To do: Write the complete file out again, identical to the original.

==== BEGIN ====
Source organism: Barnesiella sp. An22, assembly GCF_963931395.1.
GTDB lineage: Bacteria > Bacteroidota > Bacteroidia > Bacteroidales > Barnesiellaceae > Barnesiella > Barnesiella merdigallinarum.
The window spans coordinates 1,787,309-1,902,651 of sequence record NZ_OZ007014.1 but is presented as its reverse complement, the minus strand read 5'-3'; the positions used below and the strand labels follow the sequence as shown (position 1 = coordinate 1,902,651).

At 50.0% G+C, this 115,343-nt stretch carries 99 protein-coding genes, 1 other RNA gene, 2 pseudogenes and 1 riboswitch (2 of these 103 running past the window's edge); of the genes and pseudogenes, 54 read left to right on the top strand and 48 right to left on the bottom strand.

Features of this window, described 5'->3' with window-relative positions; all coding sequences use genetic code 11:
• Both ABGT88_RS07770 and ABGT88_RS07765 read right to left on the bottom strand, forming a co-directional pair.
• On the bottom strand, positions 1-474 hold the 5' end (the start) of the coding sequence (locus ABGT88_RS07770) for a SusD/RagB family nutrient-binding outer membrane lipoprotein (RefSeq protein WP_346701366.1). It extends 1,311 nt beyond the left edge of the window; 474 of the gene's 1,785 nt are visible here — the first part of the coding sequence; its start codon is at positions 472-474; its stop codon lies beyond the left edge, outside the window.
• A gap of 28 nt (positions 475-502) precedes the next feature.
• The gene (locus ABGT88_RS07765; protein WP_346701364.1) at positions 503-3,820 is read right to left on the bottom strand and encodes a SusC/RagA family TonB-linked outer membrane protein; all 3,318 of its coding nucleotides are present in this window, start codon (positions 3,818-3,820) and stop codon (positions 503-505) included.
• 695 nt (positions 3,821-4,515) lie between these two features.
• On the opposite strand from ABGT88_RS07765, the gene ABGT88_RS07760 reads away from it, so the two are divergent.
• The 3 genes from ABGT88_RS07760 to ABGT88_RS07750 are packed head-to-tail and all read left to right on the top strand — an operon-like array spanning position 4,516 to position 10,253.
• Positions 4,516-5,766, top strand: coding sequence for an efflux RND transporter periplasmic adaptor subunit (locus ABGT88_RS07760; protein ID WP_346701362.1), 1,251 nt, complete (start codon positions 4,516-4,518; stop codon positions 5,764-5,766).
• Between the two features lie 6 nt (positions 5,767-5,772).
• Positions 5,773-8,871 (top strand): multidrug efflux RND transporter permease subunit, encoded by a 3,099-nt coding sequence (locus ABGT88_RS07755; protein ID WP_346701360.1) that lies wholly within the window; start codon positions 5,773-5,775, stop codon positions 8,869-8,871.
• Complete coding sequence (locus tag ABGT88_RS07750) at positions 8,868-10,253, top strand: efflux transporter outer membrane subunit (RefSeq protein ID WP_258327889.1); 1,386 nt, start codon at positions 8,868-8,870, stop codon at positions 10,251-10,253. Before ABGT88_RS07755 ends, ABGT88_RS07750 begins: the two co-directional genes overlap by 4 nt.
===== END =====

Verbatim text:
Source organism: Barnesiella sp. An22, assembly GCF_963931395.1.
GTDB lineage: Bacteria > Bacteroidota > Bacteroidia > Bacteroidales > Barnesiellaceae > Barnesiella > Barnesiella merdigallinarum.
The window spans coordinates 1,787,309-1,902,651 of sequence record NZ_OZ007014.1 but is presented as its reverse complement, the minus strand read 5'-3'; the positions used below and the strand labels follow the sequence as shown (position 1 = coordinate 1,902,651).

At 50.0% G+C, this 115,343-nt stretch carries 99 protein-coding genes, 1 other RNA gene, 2 pseudogenes and 1 riboswitch (2 of these 103 running past the window's edge); of the genes and pseudogenes, 54 read left to right on the top strand and 48 right to left on the bottom strand.

Features of this window, described 5'->3' with window-relative positions; all coding sequences use genetic code 11:
• Both ABGT88_RS07770 and ABGT88_RS07765 read right to left on the bottom strand, forming a co-directional pair.
• On the bottom strand, positions 1-474 hold the 5' end (the start) of the coding sequence (locus ABGT88_RS07770) for a SusD/RagB family nutrient-binding outer membrane lipoprotein (RefSeq protein WP_346701366.1). It extends 1,311 nt beyond the left edge of the window; 474 of the gene's 1,785 nt are visible here — the first part of the coding sequence; its start codon is at positions 472-474; its stop codon lies beyond the left edge, outside the window.
• A gap of 28 nt (positions 475-502) precedes the next feature.
• The gene (locus ABGT88_RS07765; protein WP_346701364.1) at positions 503-3,820 is read right to left on the bottom strand and encodes a SusC/RagA family TonB-linked outer membrane protein; all 3,318 of its coding nucleotides are present in this window, start codon (positions 3,818-3,820) and stop codon (positions 503-505) included.
• 695 nt (positions 3,821-4,515) lie between these two features.
• On the opposite strand from ABGT88_RS07765, the gene ABGT88_RS07760 reads away from it, so the two are divergent.
• The 3 genes from ABGT88_RS07760 to ABGT88_RS07750 are packed head-to-tail and all read left to right on the top strand — an operon-like array spanning position 4,516 to position 10,253.
• Positions 4,516-5,766, top strand: coding sequence for an efflux RND transporter periplasmic adaptor subunit (locus ABGT88_RS07760; protein ID WP_346701362.1), 1,251 nt, complete (start codon positions 4,516-4,518; stop codon positions 5,764-5,766).
• Between the two features lie 6 nt (positions 5,767-5,772).
• Positions 5,773-8,871 (top strand): multidrug efflux RND transporter permease subunit, encoded by a 3,099-nt coding sequence (locus ABGT88_RS07755; protein ID WP_346701360.1) that lies wholly within the window; start codon positions 5,773-5,775, stop codon positions 8,869-8,871.
• Complete coding sequence (locus tag ABGT88_RS07750) at positions 8,868-10,253, top strand: efflux transporter outer membrane subunit (RefSeq protein ID WP_258327889.1); 1,386 nt, start codon at positions 8,868-8,870, stop codon at positions 10,251-10,253. Before ABGT88_RS07755 ends, ABGT88_RS07750 begins: the two co-directional genes overlap by 4 nt.